The Brotherhood of Maintenance of Way Employees Division (BMWED) a division of the Teamsters Rail Conference, recently announced that the state of Nevada will be implementing new safety precautions at railroad crossings.
Effective October 1, Nevada law regarding a driver's responsibility at railroad crossings is changing. While current law requires drivers to yield to trains, a change will also require drivers to yield to on-track equipment.
“On-track equipment can include anything from a small, four-wheeled track inspection car up to a semitractor equipped to travel on rails towing rail cars,” Matt Parker, Manager of Operating Practices – Northern Region for West Coast Railroaders Group said. “Many in the public may not be aware of this equipment, or of their responsibility to yield to it at railroad crossings, but they should be. Just as with a train, a collision with a piece of this equipment poses the risk of serious injury or death, both to the equipment operators as well as vehicle occupants.”
“We've been able to update state statutes in 30 states so far to include 'the approach of on-track equipment' as a condition that a motorist would stop at a railroad grade crossing,“ Charlie Hogue, Director of Government Affairs for the Brotherhood of Maintenance of Way Employes Division (BMWED) said. “But updating the state laws is just a first step. We have followed up with Operation Lifesaver and other railroad safety advocates to educate the public that there are other dangers associated with railroad grade crossings in addition to traditional trains if a motorist is unaware of their surroundings.”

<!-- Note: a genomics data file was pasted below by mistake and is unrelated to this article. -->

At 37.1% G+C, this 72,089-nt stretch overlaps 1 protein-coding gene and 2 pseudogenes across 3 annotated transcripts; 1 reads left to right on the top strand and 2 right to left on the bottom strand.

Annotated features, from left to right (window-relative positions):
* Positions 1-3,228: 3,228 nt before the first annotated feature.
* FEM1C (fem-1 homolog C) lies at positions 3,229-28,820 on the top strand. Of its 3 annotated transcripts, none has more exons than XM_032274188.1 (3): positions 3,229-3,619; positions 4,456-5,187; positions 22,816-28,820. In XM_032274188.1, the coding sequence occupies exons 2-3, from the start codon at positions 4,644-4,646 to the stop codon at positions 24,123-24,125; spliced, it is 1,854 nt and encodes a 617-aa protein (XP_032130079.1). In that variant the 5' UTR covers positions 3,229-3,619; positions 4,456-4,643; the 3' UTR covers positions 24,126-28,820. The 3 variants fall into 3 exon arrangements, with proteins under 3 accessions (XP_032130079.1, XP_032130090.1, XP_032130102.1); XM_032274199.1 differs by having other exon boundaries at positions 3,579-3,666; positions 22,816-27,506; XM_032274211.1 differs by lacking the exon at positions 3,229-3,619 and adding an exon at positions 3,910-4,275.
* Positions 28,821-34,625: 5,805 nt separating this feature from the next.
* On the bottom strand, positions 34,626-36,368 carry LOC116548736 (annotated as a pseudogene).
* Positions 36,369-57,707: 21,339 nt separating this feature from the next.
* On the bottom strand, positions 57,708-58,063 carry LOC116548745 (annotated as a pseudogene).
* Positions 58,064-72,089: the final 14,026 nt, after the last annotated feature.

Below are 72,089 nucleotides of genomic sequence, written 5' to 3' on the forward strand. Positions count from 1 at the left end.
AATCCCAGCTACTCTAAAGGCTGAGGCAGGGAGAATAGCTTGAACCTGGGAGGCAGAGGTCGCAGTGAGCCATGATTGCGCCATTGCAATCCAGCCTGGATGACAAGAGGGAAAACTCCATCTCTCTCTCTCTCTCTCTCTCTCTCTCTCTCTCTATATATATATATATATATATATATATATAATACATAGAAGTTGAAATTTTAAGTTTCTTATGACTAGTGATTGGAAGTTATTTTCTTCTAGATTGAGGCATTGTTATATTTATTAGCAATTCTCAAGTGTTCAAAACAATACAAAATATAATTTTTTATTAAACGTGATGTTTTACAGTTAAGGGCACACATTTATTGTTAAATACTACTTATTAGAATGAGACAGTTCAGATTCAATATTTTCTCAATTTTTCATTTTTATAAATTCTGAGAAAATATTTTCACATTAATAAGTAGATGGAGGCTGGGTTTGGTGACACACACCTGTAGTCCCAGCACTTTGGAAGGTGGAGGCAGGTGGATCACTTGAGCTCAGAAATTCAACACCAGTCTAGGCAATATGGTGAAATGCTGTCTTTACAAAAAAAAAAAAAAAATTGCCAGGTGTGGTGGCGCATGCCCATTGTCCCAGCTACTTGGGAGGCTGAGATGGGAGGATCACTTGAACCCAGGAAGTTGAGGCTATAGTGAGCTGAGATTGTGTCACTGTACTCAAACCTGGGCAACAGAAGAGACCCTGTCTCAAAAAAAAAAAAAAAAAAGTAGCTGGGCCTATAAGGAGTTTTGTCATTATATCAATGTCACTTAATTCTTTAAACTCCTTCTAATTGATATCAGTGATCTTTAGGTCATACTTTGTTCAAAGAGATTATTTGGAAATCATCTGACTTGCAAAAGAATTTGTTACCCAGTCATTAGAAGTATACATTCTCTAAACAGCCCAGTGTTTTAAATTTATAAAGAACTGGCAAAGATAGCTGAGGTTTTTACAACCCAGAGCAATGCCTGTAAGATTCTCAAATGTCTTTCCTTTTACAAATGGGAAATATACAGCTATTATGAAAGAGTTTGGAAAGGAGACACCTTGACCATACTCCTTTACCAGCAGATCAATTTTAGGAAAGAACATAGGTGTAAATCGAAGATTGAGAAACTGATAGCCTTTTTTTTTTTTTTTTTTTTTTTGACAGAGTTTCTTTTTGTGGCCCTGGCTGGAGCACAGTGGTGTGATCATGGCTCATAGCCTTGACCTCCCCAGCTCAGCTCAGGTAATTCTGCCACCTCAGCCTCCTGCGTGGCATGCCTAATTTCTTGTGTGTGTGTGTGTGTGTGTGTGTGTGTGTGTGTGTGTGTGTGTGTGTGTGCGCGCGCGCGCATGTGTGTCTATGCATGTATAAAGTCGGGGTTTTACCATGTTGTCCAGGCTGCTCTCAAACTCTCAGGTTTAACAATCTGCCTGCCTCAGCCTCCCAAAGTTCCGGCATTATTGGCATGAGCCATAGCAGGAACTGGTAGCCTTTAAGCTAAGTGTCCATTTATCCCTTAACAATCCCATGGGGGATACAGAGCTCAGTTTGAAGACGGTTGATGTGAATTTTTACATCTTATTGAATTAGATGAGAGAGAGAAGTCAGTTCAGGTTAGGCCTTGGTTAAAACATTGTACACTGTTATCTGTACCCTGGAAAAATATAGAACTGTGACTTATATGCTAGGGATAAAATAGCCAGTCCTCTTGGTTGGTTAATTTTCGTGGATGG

Representing nearly 40,000 members who maintain the track and related structures of the nation's major railroads, many of whom operate on-track equipment as part of their daily duties, BMWED led the effort to effect this change to Nevada's motor vehicle laws. Led by a team of railroad professionals, West Coast Railroaders Group provides track car services to host railroads in western states including Nevada.